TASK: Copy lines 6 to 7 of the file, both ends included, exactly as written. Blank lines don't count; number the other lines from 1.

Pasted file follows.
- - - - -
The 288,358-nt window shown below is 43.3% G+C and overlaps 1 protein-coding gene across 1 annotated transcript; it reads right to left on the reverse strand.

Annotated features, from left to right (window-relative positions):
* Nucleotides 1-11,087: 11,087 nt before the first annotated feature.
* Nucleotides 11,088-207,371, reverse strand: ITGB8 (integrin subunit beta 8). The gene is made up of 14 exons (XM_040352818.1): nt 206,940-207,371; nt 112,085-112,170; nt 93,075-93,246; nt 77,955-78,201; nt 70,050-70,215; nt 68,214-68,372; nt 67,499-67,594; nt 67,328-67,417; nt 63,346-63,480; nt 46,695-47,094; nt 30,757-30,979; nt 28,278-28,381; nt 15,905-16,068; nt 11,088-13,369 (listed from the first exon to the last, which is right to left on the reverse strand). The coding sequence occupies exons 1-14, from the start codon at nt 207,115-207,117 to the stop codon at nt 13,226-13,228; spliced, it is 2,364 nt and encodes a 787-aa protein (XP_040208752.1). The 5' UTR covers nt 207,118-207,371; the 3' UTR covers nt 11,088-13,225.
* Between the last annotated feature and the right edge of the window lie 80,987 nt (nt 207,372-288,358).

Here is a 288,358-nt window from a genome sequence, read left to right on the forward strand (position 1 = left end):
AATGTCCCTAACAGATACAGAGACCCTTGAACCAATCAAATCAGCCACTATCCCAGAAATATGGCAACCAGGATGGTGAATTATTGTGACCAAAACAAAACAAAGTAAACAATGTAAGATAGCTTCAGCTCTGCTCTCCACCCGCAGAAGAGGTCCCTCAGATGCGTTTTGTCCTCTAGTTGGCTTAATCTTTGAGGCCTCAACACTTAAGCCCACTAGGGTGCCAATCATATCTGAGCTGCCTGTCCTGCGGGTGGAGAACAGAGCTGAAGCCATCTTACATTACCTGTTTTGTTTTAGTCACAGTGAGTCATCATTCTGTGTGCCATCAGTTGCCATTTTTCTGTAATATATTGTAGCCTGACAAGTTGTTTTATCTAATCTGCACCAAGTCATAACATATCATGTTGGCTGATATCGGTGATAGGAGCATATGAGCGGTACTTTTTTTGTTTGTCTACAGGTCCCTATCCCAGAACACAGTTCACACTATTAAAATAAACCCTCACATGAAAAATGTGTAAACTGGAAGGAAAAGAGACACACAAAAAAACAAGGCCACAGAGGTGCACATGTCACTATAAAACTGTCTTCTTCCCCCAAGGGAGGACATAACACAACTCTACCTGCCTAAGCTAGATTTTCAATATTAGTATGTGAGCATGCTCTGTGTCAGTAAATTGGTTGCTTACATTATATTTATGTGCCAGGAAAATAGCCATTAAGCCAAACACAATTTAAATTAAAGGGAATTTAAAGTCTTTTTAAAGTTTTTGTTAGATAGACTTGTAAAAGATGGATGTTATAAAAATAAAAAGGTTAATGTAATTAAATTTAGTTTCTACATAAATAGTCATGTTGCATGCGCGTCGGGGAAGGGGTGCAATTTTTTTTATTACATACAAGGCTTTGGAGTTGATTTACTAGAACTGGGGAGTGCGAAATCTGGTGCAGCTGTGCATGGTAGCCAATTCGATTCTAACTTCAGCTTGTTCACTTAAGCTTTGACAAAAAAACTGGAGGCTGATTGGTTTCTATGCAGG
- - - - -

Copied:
Here is a 288,358-nt window from a genome sequence, read left to right on the forward strand (position 1 = left end):
AATGTCCCTAACAGATACAGAGACCCTTGAACCAATCAAATCAGCCACTATCCCAGAAATATGGCAACCAGGATGGTGAATTATTGTGACCAAAACAAAACAAAGTAAACAATGTAAGATAGCTTCAGCTCTGCTCTCCACCCGCAGAAGAGGTCCCTCAGATGCGTTTTGTCCTCTAGTTGGCTTAATCTTTGAGGCCTCAACACTTAAGCCCACTAGGGTGCCAATCATATCTGAGCTGCCTGTCCTGCGGGTGGAGAACAGAGCTGAAGCCATCTTACATTACCTGTTTTGTTTTAGTCACAGTGAGTCATCATTCTGTGTGCCATCAGTTGCCATTTTTCTGTAATATATTGTAGCCTGACAAGTTGTTTTATCTAATCTGCACCAAGTCATAACATATCATGTTGGCTGATATCGGTGATAGGAGCATATGAGCGGTACTTTTTTTGTTTGTCTACAGGTCCCTATCCCAGAACACAGTTCACACTATTAAAATAAACCCTCACATGAAAAATGTGTAAACTGGAAGGAAAAGAGACACACAAAAAAACAAGGCCACAGAGGTGCACATGTCACTATAAAACTGTCTTCTTCCCCCAAGGGAGGACATAACACAACTCTACCTGCCTAAGCTAGATTTTCAATATTAGTATGTGAGCATGCTCTGTGTCAGTAAATTGGTTGCTTACATTATATTTATGTGCCAGGAAAATAGCCATTAAGCCAAACACAATTTAAATTAAAGGGAATTTAAAGTCTTTTTAAAGTTTTTGTTAGATAGACTTGTAAAAGATGGATGTTATAAAAATAAAAAGGTTAATGTAATTAAATTTAGTTTCTACATAAATAGTCATGTTGCATGCGCGTCGGGGAAGGGGTGCAATTTTTTTTATTACATACAAGGCTTTGGAGTTGATTTACTAGAACTGGGGAGTGCGAAATCTGGTGCAGCTGTGCATGGTAGCCAATTCGATTCTAACTTCAGCTTGTTCACTTAAGCTTTGACAAAAAAACTGGAGGCTGATTGGTTTCTATGCAGG